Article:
# Chapter 7 : Simple Mixtures

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1 Chapter 7 : Simple Mixtures Using the concept of chemical potential to describe the physical properties of a mixture. Outline 1)Partial Molar Quantities 2)Thermodynamics of Mixing 3)Chemical Potentials of Solutions 4)Colligative Properties

2 Partial Molar Quantities a) Partial Molar Volume dd 1 mol of water to 100 moles of water V dd 1 mol of water to 100 moles of EtOH n V n j Partial Molar Quantities

3 The definition of partial molar volume is V ~ V j V = n j T,P,n' n j V n j t 298 K, the density of a 50%, by mass, EtOH/water mixture is g/cm 3. The partial molar volume of water at this composition is known to be 17.4 cm 3 /mol. What is the partial molar volume of EtOH for this mixture? Partial Molar Quantities

4 b) Partial Molar Gibbs Free Energy G Pure substance n G Mixture n j For a binary mixture G = μ n + μ n a a b b Partial Molar Quantities

5 Partial Molar Quantities Parameter Molar quantity Partial Molar quantity Volume Gibbs Free Energy Entropy Partial Molar Quantities

6 Gibbs-Duhem Equation For a pure substance G = G(T,P) For a mixture G = G(T,P,n a,n b ) nj μ j = j d 0 n equivalent analysis can be done for all partial molar quantities. For a binary system then. a = EtOH b = water Partial Molar Quantities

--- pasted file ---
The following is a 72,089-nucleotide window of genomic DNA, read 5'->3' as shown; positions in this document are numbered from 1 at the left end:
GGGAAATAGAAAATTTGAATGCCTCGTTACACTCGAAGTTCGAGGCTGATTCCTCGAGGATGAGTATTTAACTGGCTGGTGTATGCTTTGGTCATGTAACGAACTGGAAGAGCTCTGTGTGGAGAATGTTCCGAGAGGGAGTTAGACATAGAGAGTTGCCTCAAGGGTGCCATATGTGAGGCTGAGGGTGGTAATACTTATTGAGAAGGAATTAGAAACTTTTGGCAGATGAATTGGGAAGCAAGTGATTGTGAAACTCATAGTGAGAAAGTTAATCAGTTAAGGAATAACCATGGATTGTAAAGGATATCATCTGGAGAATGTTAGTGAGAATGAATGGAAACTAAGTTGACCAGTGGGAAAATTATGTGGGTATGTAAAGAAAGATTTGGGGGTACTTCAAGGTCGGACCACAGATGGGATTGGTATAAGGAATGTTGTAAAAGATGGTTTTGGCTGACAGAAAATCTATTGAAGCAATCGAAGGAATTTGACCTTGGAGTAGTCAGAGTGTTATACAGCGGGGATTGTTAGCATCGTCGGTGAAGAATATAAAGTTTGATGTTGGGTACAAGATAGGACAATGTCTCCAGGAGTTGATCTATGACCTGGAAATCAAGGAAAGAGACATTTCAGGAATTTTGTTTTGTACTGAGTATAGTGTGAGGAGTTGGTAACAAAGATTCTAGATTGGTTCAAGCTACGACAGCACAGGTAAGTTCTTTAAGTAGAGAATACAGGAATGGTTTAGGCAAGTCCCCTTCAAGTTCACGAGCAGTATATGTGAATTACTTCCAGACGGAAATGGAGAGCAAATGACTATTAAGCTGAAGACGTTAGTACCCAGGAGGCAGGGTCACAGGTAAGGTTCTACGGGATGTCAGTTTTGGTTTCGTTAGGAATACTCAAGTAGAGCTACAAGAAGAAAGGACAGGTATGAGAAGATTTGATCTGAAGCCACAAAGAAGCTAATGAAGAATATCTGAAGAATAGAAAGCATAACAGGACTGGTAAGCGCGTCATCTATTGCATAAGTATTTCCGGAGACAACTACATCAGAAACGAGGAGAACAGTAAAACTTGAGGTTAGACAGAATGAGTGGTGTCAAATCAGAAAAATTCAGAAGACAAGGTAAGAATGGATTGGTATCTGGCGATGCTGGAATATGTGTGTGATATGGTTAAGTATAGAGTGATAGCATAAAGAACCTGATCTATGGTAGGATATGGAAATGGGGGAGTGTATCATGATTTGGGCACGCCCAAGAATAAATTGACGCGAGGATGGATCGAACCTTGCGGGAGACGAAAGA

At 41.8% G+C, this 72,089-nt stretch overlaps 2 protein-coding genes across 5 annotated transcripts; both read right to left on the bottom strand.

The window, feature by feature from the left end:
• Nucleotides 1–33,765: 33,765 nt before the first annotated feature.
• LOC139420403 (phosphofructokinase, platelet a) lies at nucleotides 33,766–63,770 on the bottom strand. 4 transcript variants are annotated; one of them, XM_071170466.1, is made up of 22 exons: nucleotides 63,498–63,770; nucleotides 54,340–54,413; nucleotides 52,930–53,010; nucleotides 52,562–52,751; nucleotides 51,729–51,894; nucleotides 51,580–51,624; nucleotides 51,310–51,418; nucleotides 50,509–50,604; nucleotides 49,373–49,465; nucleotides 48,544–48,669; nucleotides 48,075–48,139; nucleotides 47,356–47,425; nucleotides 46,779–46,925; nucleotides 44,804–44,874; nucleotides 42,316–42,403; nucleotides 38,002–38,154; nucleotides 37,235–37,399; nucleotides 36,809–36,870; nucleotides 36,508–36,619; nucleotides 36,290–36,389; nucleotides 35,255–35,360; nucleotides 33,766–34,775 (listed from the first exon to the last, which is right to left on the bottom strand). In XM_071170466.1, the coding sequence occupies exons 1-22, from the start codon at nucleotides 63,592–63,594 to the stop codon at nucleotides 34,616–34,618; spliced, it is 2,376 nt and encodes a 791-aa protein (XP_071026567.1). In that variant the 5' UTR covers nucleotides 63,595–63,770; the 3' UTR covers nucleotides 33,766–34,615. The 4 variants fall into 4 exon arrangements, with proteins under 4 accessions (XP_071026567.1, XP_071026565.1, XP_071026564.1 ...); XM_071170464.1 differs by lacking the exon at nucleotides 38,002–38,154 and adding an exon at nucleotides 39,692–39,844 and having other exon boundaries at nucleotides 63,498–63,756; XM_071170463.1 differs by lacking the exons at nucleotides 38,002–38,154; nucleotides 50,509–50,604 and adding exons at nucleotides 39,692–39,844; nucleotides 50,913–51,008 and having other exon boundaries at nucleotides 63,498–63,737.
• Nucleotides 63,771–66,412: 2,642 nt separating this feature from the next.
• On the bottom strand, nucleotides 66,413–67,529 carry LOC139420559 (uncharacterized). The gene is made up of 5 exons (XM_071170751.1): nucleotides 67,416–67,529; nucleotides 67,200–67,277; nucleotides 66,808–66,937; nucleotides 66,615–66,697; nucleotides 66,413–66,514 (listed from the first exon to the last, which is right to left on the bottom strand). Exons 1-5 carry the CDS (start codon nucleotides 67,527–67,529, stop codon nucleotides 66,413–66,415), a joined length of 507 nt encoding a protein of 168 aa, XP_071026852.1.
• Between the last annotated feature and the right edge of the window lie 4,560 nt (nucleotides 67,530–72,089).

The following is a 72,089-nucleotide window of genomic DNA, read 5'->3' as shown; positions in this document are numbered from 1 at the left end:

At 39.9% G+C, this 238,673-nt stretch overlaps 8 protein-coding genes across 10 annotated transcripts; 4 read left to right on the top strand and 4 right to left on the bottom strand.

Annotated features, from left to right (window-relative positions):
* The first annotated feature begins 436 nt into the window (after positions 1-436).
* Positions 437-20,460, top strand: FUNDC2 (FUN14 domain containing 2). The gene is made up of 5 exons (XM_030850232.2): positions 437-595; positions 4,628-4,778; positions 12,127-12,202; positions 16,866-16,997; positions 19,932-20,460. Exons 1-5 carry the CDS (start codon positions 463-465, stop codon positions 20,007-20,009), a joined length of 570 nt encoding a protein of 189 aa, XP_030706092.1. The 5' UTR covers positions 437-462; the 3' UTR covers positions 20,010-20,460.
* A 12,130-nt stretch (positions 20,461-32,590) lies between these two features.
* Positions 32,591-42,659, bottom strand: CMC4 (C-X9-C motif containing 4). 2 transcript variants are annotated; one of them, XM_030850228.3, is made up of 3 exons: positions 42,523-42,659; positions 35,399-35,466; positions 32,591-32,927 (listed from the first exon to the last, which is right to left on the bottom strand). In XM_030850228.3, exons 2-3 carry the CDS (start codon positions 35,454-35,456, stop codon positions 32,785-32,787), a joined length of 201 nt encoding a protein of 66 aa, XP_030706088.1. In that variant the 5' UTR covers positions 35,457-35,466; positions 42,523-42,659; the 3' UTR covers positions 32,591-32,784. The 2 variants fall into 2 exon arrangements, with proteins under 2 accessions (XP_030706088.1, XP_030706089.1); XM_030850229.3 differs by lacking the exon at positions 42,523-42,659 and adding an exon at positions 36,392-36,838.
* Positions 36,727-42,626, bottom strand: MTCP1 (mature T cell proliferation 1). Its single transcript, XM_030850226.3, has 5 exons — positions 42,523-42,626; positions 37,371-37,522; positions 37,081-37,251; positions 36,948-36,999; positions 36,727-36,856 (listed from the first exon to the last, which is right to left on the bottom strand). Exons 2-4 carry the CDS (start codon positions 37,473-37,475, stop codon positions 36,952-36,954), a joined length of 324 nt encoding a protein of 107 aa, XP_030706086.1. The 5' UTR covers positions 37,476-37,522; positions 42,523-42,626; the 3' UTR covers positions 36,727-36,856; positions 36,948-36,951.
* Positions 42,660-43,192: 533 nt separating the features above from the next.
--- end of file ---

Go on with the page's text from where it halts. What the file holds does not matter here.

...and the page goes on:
7 Thermodynamics of Mixing Two ideal gases ( and ) are introduced to a common container. We ve looked at the entropy of mixing, can we determine the Gibbs free energy of mixing? Recall o G G nrtln P o μ P = + P Tln P o = μ + R o Where P o is 1 bar. ( ) ( ) ΔmixG = RT naln χa + nbln χb Thermodynamics of Mixing

8 Earlier we derived the change in entropy for the mixing of an ideal gas. Δ mix 1 1 S = R n a ln + n b ln χa χb ΔG = ΔH-TΔS ΔH = ΔG+ TΔS 1 1 ΔH = RT n aln( χa) + nbln( χb) + RT naln + nbrtln χa χb Thermodynamics of Mixing

9 Chemical Potentials of Ideal Solutions efore we develop expressions for the chemical potential of real solutions we first need to develop expressions for the chemical potentials of solutes and solvents. Consider a pure solvent (). Gas phase () Liquid phase () Chemical Potentials of Solutions

10 t Equilibrium Mixture of Two Liquids ( and ) Pure Liquid () Rate of vaporization μ P P o = μ + RT ln o surface, = = Rate of condensation = k P k n n tot, surface kχ Mixture of Two Liquids ( and ) Rate of vaporization n surface, = = k n tot, surface kχ Rate of condensation = k P Chemical Potentials of Solutions

11 Can now determine the chemical potential of a solvent in the presence of a solute for an ideal solution. μ = μ + RT ln χ In an ideal solution both the solute and the solvent should obey Raoult s Law. (solvent) (solute) Chemical Potentials of Solutions

12 Henry s Law Real solutes don t obey Raoult s Law. In the limit of low solute concentration though, the solute s partial pressure is directly proportional to its mole fraction. = solute P Raoult s Law P = χ P P 0 1 Mole Fraction of Henry s Law P = χ K Chemical Potentials of Solutions

13 μ μ RT ln P = + P Henry s Law P = χ K In an ideal-dilute solution the solute should obey Henry s Law and the solvent should obey Raoult s Law. (solvent) (solute) Chemical Potentials of Solutions